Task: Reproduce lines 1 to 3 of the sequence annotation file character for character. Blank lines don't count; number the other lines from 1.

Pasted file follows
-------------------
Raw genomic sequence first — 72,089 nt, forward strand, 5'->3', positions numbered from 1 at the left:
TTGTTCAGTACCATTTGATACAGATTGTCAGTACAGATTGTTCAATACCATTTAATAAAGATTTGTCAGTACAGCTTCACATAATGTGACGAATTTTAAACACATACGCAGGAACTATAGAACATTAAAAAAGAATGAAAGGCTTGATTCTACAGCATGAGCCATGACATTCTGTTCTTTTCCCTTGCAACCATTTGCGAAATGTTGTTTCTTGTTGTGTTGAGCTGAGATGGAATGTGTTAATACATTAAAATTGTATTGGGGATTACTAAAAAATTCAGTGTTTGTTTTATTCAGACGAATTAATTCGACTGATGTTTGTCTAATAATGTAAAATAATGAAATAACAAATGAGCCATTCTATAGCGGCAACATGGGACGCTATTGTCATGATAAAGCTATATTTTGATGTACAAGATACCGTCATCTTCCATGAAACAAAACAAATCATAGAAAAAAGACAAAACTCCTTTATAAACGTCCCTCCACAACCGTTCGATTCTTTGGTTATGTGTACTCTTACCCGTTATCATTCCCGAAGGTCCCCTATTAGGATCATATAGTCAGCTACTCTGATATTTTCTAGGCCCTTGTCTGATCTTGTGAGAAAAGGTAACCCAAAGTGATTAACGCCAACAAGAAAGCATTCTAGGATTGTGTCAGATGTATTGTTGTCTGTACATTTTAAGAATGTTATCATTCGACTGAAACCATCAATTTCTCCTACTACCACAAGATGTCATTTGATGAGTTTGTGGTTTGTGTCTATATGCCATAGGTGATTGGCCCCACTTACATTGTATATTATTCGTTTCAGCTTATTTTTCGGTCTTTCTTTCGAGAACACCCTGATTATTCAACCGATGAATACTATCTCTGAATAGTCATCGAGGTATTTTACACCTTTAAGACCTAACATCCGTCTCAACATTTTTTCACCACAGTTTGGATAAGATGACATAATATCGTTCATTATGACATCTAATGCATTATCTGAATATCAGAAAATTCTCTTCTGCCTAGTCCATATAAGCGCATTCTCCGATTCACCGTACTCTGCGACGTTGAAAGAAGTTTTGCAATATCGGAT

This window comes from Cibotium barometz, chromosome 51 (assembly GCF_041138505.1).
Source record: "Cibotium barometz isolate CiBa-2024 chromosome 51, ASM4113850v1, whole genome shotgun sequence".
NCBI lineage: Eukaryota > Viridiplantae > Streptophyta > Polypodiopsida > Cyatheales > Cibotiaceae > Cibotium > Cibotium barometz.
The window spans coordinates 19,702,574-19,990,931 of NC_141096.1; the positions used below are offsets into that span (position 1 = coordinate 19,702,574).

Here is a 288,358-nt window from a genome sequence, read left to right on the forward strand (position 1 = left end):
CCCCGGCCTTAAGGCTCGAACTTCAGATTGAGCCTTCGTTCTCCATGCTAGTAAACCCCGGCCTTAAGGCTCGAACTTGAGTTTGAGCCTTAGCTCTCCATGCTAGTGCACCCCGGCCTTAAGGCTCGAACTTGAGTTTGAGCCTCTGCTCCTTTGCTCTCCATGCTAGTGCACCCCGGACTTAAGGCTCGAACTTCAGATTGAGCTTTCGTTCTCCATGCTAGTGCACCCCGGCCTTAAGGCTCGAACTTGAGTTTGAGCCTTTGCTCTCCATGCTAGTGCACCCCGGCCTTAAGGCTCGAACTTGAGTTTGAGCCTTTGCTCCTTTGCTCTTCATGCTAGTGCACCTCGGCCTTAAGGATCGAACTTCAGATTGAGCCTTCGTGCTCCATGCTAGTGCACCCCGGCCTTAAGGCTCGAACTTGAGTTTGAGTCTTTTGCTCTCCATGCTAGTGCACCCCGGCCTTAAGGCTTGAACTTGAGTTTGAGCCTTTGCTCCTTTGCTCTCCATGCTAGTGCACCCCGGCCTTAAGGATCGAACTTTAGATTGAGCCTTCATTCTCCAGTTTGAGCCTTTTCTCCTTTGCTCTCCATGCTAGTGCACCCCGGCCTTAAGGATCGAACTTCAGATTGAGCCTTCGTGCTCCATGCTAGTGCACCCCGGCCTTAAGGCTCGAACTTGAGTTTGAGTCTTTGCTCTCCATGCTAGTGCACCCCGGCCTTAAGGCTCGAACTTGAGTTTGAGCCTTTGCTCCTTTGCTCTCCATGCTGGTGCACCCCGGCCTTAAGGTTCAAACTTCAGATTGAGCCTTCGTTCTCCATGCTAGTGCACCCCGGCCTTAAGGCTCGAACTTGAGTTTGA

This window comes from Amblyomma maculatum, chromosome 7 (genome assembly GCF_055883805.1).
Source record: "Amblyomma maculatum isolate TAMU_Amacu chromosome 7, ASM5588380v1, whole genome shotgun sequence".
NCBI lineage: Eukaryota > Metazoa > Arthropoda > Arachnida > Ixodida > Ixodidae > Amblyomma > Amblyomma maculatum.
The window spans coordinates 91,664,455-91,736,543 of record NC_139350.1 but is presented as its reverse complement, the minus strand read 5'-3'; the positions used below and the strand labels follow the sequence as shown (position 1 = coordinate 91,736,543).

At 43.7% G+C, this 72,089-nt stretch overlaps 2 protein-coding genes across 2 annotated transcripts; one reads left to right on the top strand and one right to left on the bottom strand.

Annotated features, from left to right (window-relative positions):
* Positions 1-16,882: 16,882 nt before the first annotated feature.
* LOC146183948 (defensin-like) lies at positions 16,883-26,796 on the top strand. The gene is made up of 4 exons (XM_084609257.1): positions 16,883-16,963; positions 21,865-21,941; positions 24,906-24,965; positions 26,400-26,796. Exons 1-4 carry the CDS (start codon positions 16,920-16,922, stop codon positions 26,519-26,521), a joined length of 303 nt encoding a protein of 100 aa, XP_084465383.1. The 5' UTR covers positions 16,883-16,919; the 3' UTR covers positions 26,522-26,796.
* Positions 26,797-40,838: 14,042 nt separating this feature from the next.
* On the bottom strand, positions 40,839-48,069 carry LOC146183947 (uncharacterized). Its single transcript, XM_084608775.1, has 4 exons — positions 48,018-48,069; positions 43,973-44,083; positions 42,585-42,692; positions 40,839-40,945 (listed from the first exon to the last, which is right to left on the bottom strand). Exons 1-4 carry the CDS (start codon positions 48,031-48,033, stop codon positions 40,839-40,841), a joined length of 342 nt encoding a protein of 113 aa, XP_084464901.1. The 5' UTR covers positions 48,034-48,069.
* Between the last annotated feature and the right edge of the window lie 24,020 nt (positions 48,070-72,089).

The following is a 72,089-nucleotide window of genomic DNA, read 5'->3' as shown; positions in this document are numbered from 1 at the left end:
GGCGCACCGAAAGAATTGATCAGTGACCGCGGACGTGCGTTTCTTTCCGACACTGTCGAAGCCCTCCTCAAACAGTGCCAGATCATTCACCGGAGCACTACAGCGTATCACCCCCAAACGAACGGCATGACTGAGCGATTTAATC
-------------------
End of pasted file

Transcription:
Raw genomic sequence first — 72,089 nt, forward strand, 5'->3', positions numbered from 1 at the left:
TTGTTCAGTACCATTTGATACAGATTGTCAGTACAGATTGTTCAATACCATTTAATAAAGATTTGTCAGTACAGCTTCACATAATGTGACGAATTTTAAACACATACGCAGGAACTATAGAACATTAAAAAAGAATGAAAGGCTTGATTCTACAGCATGAGCCATGACATTCTGTTCTTTTCCCTTGCAACCATTTGCGAAATGTTGTTTCTTGTTGTGTTGAGCTGAGATGGAATGTGTTAATACATTAAAATTGTATTGGGGATTACTAAAAAATTCAGTGTTTGTTTTATTCAGACGAATTAATTCGACTGATGTTTGTCTAATAATGTAAAATAATGAAATAACAAATGAGCCATTCTATAGCGGCAACATGGGACGCTATTGTCATGATAAAGCTATATTTTGATGTACAAGATACCGTCATCTTCCATGAAACAAAACAAATCATAGAAAAAAGACAAAACTCCTTTATAAACGTCCCTCCACAACCGTTCGATTCTTTGGTTATGTGTACTCTTACCCGTTATCATTCCCGAAGGTCCCCTATTAGGATCATATAGTCAGCTACTCTGATATTTTCTAGGCCCTTGTCTGATCTTGTGAGAAAAGGTAACCCAAAGTGATTAACGCCAACAAGAAAGCATTCTAGGATTGTGTCAGATGTATTGTTGTCTGTACATTTTAAGAATGTTATCATTCGACTGAAACCATCAATTTCTCCTACTACCACAAGATGTCATTTGATGAGTTTGTGGTTTGTGTCTATATGCCATAGGTGATTGGCCCCACTTACATTGTATATTATTCGTTTCAGCTTATTTTTCGGTCTTTCTTTCGAGAACACCCTGATTATTCAACCGATGAATACTATCTCTGAATAGTCATCGAGGTATTTTACACCTTTAAGACCTAACATCCGTCTCAACATTTTTTCACCACAGTTTGGATAAGATGACATAATATCGTTCATTATGACATCTAATGCATTATCTGAATATCAGAAAATTCTCTTCTGCCTAGTCCATATAAGCGCATTCTCCGATTCACCGTACTCTGCGACGTTGAAAGAAGTTTTGCAATATCGGAT

This window comes from Cibotium barometz, chromosome 51 (assembly GCF_041138505.1).